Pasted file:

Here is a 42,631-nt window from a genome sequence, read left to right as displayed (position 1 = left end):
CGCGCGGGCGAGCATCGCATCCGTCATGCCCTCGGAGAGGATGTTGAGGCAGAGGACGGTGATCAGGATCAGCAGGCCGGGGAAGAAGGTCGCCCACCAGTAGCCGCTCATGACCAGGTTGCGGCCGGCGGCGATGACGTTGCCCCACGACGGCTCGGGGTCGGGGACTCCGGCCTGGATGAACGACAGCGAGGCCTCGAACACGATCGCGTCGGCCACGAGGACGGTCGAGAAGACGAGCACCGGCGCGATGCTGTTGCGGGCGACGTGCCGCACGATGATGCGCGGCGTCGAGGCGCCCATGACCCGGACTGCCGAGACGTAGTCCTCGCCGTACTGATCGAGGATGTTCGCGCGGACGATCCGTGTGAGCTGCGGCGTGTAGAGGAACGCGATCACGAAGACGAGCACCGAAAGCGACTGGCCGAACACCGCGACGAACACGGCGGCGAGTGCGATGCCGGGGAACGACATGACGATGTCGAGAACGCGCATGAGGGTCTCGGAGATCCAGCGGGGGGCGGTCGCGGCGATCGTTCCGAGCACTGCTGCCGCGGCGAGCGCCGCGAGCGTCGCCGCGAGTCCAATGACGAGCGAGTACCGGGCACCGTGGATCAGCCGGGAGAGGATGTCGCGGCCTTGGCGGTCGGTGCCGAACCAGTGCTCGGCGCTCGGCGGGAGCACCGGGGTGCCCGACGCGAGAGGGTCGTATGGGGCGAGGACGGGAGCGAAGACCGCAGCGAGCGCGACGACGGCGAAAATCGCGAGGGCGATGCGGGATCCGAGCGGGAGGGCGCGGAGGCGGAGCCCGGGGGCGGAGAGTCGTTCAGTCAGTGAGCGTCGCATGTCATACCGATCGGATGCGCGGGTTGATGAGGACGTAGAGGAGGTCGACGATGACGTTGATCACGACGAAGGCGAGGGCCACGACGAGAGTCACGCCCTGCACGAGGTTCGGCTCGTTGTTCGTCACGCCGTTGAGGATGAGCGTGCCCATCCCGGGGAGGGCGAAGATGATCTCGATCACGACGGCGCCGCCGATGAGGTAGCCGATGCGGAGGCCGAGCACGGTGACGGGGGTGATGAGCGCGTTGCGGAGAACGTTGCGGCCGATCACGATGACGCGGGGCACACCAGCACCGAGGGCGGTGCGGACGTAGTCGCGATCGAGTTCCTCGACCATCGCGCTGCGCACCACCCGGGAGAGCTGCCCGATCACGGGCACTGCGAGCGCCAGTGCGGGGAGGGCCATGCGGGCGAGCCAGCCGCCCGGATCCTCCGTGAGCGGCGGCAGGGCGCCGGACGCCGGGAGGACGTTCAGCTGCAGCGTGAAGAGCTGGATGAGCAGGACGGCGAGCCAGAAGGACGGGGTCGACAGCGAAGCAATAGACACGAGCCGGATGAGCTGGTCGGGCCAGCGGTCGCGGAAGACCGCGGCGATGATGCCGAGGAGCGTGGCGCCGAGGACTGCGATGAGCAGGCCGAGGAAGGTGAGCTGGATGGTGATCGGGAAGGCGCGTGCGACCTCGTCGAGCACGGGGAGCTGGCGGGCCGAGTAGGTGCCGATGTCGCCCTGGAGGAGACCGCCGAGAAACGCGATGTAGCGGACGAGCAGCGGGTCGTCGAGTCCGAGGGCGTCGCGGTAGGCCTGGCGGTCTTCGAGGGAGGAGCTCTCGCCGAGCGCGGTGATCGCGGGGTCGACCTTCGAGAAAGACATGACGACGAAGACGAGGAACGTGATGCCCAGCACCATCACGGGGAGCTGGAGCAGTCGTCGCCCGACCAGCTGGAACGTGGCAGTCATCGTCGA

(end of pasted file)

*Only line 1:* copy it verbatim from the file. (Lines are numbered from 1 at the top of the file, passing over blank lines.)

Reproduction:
Here is a 42,631-nt window from a genome sequence, read left to right as displayed (position 1 = left end):